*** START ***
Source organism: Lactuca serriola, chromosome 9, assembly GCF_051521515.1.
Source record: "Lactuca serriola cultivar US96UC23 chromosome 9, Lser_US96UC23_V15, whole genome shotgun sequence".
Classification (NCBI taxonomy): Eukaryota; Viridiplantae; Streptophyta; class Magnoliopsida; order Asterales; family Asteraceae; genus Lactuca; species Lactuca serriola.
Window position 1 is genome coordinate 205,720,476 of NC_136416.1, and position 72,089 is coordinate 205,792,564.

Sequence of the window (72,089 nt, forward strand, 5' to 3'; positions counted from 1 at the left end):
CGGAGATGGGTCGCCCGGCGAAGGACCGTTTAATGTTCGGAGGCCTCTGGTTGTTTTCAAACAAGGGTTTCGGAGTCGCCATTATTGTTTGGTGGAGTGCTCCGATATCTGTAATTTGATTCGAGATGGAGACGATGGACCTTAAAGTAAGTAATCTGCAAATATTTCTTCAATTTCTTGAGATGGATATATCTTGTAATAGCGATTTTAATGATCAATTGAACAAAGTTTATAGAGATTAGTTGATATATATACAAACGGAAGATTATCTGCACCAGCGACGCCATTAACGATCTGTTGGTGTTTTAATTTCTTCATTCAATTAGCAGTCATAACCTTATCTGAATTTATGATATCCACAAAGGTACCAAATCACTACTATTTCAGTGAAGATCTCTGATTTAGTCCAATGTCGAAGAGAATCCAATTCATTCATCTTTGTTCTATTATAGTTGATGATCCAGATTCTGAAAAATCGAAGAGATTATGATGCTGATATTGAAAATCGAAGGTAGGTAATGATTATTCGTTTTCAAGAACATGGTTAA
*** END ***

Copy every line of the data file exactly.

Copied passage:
Source organism: Lactuca serriola, chromosome 9, assembly GCF_051521515.1.
Source record: "Lactuca serriola cultivar US96UC23 chromosome 9, Lser_US96UC23_V15, whole genome shotgun sequence".
Classification (NCBI taxonomy): Eukaryota; Viridiplantae; Streptophyta; class Magnoliopsida; order Asterales; family Asteraceae; genus Lactuca; species Lactuca serriola.
Window position 1 is genome coordinate 205,720,476 of NC_136416.1, and position 72,089 is coordinate 205,792,564.

Sequence of the window (72,089 nt, forward strand, 5' to 3'; positions counted from 1 at the left end):
CGGAGATGGGTCGCCCGGCGAAGGACCGTTTAATGTTCGGAGGCCTCTGGTTGTTTTCAAACAAGGGTTTCGGAGTCGCCATTATTGTTTGGTGGAGTGCTCCGATATCTGTAATTTGATTCGAGATGGAGACGATGGACCTTAAAGTAAGTAATCTGCAAATATTTCTTCAATTTCTTGAGATGGATATATCTTGTAATAGCGATTTTAATGATCAATTGAACAAAGTTTATAGAGATTAGTTGATATATATACAAACGGAAGATTATCTGCACCAGCGACGCCATTAACGATCTGTTGGTGTTTTAATTTCTTCATTCAATTAGCAGTCATAACCTTATCTGAATTTATGATATCCACAAAGGTACCAAATCACTACTATTTCAGTGAAGATCTCTGATTTAGTCCAATGTCGAAGAGAATCCAATTCATTCATCTTTGTTCTATTATAGTTGATGATCCAGATTCTGAAAAATCGAAGAGATTATGATGCTGATATTGAAAATCGAAGGTAGGTAATGATTATTCGTTTTCAAGAACATGGTTAA